The Bradford International Film Festival grew out of the WideScreen Weekend which celebrated the building's unrivalled 70mm-and beyond-screening facilities.The splendid building was rebranded in 2007 as the National Media Museum, but as GNER has given way to National Express, it is not currently as easy to reach it by public transport from Kings Cross station in London (most train journeys require a change at Leeds' but there are some direct coach services from Victoria, and easier connections from Paris, Prague, Bruxelles,Amsterdam,etc to the nearby Leeds-Bradford International Airport. Though broadly referred to as being Up North, Bradford is actually in the heart of England, equidistant from Edinburgh and London.The local water is the purest on the planet, and not for nothing is Yorkshire called 'God's own county'.

The 15th Bradford International Film Festivals runs from 13th-28th March 2009. Over a buffet lunch of sandwiches, fresh fruit and wines, NMeM staff outlined the programme and in the luxurious basement cinema an appetising montage of film extracts clarified the sundry strands.Essentially, BIFF is a selection of feature premieres and previews- the most important, unquestionably is Andrzej Wajda's 2007 wartime tragedy Katyn (8pm, 17th March, Pictureville) with sundry shorts (six of them short-listed for the Shine Short Film Award), a 'CineFile' of half a dozen films about films (such as Tasmanian Devil:the Fast and Furious Life of Errol Flynn, with Christopher Lee's articulate but rueful reminiscences of his painful encounter with the legendary hell-raising star), a new section of some 15 feature-length Documentaries, and a number of independent films representing 'Uncharted States of America.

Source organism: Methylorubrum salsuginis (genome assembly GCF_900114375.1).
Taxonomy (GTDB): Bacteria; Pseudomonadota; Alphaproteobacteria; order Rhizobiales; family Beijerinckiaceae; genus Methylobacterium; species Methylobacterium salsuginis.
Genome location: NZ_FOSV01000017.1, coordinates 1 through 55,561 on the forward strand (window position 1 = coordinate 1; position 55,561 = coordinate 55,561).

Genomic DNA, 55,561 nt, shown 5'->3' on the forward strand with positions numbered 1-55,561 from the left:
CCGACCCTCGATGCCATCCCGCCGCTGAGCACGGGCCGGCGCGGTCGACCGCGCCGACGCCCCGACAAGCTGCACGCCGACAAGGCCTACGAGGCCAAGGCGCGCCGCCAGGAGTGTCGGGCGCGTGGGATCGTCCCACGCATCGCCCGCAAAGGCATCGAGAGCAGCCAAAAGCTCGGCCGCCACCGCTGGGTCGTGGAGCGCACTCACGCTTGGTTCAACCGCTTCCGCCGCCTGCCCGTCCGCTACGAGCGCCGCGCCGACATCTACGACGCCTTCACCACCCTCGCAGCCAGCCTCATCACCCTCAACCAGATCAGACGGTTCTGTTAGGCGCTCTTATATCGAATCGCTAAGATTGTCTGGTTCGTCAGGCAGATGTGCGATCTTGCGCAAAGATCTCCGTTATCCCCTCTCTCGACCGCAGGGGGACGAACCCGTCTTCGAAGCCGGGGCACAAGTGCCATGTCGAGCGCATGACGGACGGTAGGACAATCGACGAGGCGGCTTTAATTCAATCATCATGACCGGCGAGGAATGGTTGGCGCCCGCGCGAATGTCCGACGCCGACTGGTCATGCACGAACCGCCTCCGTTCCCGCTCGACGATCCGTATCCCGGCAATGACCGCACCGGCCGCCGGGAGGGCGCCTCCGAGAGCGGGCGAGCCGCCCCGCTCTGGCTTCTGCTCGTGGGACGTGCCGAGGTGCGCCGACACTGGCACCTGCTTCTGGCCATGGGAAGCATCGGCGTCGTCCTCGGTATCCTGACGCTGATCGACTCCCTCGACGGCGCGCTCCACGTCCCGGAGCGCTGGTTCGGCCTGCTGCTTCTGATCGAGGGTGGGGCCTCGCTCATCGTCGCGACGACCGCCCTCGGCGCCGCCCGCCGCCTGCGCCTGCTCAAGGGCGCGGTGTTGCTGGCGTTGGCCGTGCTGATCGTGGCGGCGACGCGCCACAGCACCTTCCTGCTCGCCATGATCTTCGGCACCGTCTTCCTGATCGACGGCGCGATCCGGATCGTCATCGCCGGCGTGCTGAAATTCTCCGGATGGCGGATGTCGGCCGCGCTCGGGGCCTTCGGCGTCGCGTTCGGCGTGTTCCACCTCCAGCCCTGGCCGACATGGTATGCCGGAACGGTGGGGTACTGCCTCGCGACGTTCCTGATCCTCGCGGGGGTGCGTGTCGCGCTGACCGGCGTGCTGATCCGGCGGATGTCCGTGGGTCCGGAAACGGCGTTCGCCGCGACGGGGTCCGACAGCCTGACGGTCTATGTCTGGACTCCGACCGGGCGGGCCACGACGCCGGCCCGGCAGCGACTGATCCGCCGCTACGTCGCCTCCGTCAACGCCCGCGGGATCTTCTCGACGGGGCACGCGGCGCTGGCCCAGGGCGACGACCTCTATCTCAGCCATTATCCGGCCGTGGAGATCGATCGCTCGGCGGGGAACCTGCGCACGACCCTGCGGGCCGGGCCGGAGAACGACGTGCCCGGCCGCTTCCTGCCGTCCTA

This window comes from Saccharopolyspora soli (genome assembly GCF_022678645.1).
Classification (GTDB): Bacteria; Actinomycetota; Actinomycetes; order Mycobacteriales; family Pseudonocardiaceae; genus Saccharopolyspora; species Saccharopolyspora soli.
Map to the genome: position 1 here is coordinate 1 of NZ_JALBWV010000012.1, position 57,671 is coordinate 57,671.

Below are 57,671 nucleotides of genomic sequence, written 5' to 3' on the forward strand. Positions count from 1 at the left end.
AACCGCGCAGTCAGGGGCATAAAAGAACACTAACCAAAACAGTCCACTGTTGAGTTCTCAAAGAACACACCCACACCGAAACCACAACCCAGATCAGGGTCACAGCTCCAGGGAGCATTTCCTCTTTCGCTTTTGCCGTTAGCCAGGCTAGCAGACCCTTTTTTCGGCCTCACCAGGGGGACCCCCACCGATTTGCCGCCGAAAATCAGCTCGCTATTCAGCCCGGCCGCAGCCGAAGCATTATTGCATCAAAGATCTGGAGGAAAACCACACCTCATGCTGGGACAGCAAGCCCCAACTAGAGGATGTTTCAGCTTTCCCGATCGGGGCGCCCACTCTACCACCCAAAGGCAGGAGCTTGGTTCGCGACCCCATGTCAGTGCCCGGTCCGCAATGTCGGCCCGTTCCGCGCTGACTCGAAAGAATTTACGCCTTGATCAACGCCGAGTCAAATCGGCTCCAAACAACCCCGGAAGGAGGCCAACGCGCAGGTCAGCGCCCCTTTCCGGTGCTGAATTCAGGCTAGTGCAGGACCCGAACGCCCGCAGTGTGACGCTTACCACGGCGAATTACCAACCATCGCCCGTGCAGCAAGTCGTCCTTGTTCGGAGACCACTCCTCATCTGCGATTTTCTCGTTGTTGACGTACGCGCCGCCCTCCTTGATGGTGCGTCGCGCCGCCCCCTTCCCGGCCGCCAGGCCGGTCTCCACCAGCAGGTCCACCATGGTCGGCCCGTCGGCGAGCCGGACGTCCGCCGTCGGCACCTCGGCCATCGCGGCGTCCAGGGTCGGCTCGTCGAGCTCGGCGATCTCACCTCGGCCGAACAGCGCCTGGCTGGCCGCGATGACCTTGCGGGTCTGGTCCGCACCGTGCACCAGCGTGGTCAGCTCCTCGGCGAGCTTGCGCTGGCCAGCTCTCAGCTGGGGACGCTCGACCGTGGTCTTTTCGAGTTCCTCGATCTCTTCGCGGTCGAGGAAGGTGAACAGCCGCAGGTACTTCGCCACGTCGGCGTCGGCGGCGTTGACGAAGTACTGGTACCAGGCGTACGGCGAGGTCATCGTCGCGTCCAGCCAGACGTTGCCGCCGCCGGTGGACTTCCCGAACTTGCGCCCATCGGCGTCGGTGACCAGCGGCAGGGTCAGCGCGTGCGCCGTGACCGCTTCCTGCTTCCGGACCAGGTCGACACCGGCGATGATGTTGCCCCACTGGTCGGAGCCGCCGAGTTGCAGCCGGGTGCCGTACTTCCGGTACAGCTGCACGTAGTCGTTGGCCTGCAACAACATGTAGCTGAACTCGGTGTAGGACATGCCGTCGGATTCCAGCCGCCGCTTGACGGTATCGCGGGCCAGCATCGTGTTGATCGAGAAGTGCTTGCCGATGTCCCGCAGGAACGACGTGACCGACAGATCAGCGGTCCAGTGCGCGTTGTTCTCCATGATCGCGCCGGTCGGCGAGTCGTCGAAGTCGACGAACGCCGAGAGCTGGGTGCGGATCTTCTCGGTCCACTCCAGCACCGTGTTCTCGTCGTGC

The WideScreen Weekend brings its own fans from far and wide in the middle of the festival(a Widescreen pass costs £85)- this year a focus on the work of the Festival's Artistic Director's favourite actor Richard Burton brings Derren Nesbitt to introduce Where Eagles Dare,while amongst the sundry Hollywood musicals and biblical epics there are some more recent movies that I didn't think had been shot in 70mm.

But the greatest interest has to be for the special events.BIFF traditionally opens and closes with new British productions, and lures some veteran home-grouwn talents,and this year is no exception- Virginia McKenna will attend to receive an award and share a Screentalk, with six of her best-known films to be screened;Terry Jones, erudite comedian and director,fields three of his films;Peter Whitehead, documentarist of the Swinging Sixties is due; and recently-made Patron, Michael G.Wilson, continuing Bond producer will give a Masterclass.
More from Phillip Bergson on his blog on fest21.com